Indiewire on Ubu
Film site Indiewire has an investigation into doings this month on the treasure trove of audio and video known as Ubuweb. Ubu went dark in early October, with only a vague notice that the site had been hacked. The hacking prompted a lively discussion over digital rights, most notably on the Frameworks listserv, which then prompted this response from Kenneth Goldsmith:
We know that UbuWeb is not very good. In terms of films, the selection is random and the quality is often poor. The accompanying text to the films can be crummy, mostly poached from whatever is available around the net. So are the films: they are mostly grabbed from private closed file-sharing communities and made available for the public, hence the often lousy quality of the films. It could be done much better.
Yet, in terms of how we've gone about building the archive, if we had to ask for permission, we wouldn't exist . . .
Indiewire puts all of this in the context of Hollywood and digital rights:
Just this month, a heated debate flared up on the avant-garde listserv Frameworks about the merits of UbuWeb, a website containing hundreds of experimental works, including streaming videos of many films unavailable anywhere else. Since launching in 1996, UbuWeb (usually just called Ubu) has gained prominence in academic circles for making certain rarities easily accessible. However, the site freely posts materials without always seeking the permission of its owners, and though it removes videos upon request, some people deem the entire operation illegitimate. One Frameworks contributor called Ubu’s modus operandi “disrespectful”; others eloquently rose to its defense . . .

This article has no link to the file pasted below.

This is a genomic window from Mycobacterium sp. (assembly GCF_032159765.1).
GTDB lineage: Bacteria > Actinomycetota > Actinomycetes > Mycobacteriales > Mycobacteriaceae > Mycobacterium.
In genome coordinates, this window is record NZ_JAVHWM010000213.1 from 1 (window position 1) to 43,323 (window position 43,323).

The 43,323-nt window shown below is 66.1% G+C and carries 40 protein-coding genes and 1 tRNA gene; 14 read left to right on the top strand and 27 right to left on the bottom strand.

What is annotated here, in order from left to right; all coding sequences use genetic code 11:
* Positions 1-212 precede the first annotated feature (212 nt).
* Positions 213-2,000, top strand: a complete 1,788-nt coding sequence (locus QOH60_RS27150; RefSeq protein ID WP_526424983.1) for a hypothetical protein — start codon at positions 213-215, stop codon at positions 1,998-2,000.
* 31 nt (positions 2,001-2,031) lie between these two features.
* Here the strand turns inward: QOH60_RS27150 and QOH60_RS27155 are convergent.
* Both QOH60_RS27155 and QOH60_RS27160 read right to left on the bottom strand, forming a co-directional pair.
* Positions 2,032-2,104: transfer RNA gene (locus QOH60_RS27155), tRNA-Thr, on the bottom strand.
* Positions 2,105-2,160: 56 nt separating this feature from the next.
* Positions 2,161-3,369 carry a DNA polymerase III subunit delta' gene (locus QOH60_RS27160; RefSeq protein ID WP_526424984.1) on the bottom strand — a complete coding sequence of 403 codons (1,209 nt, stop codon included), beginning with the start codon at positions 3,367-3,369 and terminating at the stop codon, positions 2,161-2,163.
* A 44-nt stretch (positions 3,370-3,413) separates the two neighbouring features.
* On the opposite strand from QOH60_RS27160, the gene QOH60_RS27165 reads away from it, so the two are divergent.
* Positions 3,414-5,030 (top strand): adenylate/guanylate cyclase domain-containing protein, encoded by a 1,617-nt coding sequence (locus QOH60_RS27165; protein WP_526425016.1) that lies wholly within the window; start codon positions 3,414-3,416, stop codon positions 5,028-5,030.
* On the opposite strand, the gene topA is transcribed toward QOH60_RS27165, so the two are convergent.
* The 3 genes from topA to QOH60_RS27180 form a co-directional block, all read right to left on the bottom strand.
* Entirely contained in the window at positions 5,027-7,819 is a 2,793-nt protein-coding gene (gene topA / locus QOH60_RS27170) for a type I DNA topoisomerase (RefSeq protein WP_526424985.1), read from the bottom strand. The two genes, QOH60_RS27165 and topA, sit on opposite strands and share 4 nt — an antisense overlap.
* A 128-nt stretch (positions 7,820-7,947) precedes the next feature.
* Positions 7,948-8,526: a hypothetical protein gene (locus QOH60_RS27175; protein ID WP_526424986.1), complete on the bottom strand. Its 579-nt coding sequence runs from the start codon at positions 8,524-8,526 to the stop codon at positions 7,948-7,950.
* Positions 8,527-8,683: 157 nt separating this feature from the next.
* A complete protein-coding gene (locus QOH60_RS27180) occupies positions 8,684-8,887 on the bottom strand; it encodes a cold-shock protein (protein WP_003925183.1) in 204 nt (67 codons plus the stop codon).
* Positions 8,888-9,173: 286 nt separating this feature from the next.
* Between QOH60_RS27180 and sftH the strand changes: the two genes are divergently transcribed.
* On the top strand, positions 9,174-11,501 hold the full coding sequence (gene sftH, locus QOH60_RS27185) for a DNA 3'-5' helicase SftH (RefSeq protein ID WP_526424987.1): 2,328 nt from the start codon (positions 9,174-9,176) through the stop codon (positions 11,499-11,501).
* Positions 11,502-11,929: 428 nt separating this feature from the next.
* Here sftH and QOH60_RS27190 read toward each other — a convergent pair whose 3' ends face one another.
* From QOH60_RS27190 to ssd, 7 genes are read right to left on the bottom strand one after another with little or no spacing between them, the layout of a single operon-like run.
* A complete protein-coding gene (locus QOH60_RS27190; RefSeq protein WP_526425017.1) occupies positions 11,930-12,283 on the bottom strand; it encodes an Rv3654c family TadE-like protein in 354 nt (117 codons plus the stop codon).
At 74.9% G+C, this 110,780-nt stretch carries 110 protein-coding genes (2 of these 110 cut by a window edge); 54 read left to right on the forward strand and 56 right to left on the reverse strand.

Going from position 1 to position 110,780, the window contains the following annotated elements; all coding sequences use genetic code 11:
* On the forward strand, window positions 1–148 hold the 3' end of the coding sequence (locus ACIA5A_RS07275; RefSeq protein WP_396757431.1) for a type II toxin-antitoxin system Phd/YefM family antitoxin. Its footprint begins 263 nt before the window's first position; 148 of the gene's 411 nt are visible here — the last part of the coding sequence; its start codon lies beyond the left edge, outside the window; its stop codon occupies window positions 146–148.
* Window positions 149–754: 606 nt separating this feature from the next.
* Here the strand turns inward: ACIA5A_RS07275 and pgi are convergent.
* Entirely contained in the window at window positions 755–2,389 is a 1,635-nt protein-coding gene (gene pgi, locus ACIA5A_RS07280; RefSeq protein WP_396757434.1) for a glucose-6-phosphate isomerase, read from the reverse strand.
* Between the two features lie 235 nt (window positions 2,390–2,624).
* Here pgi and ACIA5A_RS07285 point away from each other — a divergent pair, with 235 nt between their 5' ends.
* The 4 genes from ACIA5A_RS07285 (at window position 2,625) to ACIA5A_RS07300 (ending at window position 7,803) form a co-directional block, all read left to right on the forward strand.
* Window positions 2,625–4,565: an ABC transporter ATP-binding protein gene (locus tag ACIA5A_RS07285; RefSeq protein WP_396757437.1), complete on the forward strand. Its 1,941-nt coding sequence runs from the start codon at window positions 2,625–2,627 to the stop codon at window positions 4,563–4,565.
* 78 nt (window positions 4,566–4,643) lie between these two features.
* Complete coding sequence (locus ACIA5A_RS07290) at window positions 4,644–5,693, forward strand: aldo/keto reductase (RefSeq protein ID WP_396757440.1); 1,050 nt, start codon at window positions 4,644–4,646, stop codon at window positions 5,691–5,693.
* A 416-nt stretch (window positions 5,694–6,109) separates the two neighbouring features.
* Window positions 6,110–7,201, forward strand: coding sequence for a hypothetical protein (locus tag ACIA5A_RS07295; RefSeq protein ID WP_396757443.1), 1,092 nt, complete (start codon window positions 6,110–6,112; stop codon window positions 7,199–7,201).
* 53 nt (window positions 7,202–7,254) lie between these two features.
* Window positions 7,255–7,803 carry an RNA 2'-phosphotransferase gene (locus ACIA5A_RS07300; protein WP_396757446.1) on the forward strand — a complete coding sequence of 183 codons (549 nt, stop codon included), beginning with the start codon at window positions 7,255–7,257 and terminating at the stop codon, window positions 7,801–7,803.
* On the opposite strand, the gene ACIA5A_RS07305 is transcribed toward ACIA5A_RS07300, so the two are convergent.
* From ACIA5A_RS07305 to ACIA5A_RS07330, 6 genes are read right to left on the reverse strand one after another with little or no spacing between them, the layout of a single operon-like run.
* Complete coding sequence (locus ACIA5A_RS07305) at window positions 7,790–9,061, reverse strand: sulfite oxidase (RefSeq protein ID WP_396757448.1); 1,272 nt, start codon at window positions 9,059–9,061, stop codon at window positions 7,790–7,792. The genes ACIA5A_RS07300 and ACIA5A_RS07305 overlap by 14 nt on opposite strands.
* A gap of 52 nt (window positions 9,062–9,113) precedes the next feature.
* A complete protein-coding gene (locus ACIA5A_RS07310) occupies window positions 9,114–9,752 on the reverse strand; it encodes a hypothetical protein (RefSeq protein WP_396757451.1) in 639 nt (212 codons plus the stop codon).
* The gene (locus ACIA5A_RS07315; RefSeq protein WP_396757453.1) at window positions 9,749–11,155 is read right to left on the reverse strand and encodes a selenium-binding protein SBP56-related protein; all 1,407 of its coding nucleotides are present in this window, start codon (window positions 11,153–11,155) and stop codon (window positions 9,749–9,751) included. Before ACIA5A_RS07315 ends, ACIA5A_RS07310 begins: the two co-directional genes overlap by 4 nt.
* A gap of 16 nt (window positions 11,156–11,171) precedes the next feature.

The micro-feud surrounding Ubu sits on a vastly different plane from the piracy issues plaguing Hollywood. Yet the dialogue showcases a continual unease throughout every facet of the industry about the availability of movies on the Internet, particularly when they cost nothing. With piracy more popular than ever, many insiders have begun expressing a growing fear that the movie business will face the bleak fate that met the recording industry of America, which lost millions of dollars while vainly attempting to clamp down on illegal downloads by suing fans. Avant-garde filmmakers usually don’t have millions of dollars at stake, which is partly why sites like UbuWeb have managed to flourish. None of that placates a seasoned distributor like Doros. “We don’t have the resources to combat illegal sites,” he said. “When it’s on our level, individual filmmakers and producers get hurt.”
Wonder what the poets think.